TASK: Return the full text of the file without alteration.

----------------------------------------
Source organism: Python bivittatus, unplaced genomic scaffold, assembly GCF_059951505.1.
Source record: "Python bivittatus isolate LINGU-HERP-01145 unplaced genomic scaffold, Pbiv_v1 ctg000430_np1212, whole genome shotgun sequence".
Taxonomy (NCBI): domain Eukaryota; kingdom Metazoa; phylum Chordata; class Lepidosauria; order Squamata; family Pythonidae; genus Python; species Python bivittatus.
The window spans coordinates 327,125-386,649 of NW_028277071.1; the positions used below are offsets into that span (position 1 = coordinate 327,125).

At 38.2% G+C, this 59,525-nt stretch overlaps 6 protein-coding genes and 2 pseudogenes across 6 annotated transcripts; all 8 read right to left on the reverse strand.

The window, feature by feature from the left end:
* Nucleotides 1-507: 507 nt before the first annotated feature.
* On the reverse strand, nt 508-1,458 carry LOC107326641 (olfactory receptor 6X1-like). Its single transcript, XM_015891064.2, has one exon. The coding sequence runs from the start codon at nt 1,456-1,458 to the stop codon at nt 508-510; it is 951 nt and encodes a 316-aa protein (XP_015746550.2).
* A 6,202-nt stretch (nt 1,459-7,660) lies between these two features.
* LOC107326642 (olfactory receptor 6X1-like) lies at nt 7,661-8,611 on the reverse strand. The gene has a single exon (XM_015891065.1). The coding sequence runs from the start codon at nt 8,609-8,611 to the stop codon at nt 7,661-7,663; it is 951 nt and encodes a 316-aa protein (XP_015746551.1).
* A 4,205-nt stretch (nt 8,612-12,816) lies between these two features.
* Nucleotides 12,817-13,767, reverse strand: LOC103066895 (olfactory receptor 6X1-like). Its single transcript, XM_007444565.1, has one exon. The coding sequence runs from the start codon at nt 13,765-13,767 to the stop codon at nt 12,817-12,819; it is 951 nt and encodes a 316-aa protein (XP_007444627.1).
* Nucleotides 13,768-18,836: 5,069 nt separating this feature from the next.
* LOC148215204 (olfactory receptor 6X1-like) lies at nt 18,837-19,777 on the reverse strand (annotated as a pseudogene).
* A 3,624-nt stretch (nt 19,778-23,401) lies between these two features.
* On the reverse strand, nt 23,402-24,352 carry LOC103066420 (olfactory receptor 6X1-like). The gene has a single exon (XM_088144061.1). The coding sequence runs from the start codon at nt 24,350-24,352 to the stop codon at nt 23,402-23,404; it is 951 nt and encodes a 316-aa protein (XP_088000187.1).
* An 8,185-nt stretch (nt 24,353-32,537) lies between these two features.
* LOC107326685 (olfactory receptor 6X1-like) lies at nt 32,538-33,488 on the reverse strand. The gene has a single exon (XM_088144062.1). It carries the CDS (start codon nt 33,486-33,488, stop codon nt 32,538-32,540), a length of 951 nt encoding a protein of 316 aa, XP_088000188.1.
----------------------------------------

Source organism: Python bivittatus, unplaced genomic scaffold, assembly GCF_059951505.1.
Source record: "Python bivittatus isolate LINGU-HERP-01145 unplaced genomic scaffold, Pbiv_v1 ctg000430_np1212, whole genome shotgun sequence".
Taxonomy (NCBI): domain Eukaryota; kingdom Metazoa; phylum Chordata; class Lepidosauria; order Squamata; family Pythonidae; genus Python; species Python bivittatus.
The window spans coordinates 327,125-386,649 of NW_028277071.1; the positions used below are offsets into that span (position 1 = coordinate 327,125).

At 38.2% G+C, this 59,525-nt stretch overlaps 6 protein-coding genes and 2 pseudogenes across 6 annotated transcripts; all 8 read right to left on the reverse strand.

The window, feature by feature from the left end:
* Nucleotides 1-507: 507 nt before the first annotated feature.
* On the reverse strand, nt 508-1,458 carry LOC107326641 (olfactory receptor 6X1-like). Its single transcript, XM_015891064.2, has one exon. The coding sequence runs from the start codon at nt 1,456-1,458 to the stop codon at nt 508-510; it is 951 nt and encodes a 316-aa protein (XP_015746550.2).
* A 6,202-nt stretch (nt 1,459-7,660) lies between these two features.
* LOC107326642 (olfactory receptor 6X1-like) lies at nt 7,661-8,611 on the reverse strand. The gene has a single exon (XM_015891065.1). The coding sequence runs from the start codon at nt 8,609-8,611 to the stop codon at nt 7,661-7,663; it is 951 nt and encodes a 316-aa protein (XP_015746551.1).
* A 4,205-nt stretch (nt 8,612-12,816) lies between these two features.
* Nucleotides 12,817-13,767, reverse strand: LOC103066895 (olfactory receptor 6X1-like). Its single transcript, XM_007444565.1, has one exon. The coding sequence runs from the start codon at nt 13,765-13,767 to the stop codon at nt 12,817-12,819; it is 951 nt and encodes a 316-aa protein (XP_007444627.1).
* Nucleotides 13,768-18,836: 5,069 nt separating this feature from the next.
* LOC148215204 (olfactory receptor 6X1-like) lies at nt 18,837-19,777 on the reverse strand (annotated as a pseudogene).
* A 3,624-nt stretch (nt 19,778-23,401) lies between these two features.
* On the reverse strand, nt 23,402-24,352 carry LOC103066420 (olfactory receptor 6X1-like). The gene has a single exon (XM_088144061.1). The coding sequence runs from the start codon at nt 24,350-24,352 to the stop codon at nt 23,402-23,404; it is 951 nt and encodes a 316-aa protein (XP_088000187.1).
* An 8,185-nt stretch (nt 24,353-32,537) lies between these two features.
* LOC107326685 (olfactory receptor 6X1-like) lies at nt 32,538-33,488 on the reverse strand. The gene has a single exon (XM_088144062.1). It carries the CDS (start codon nt 33,486-33,488, stop codon nt 32,538-32,540), a length of 951 nt encoding a protein of 316 aa, XP_088000188.1.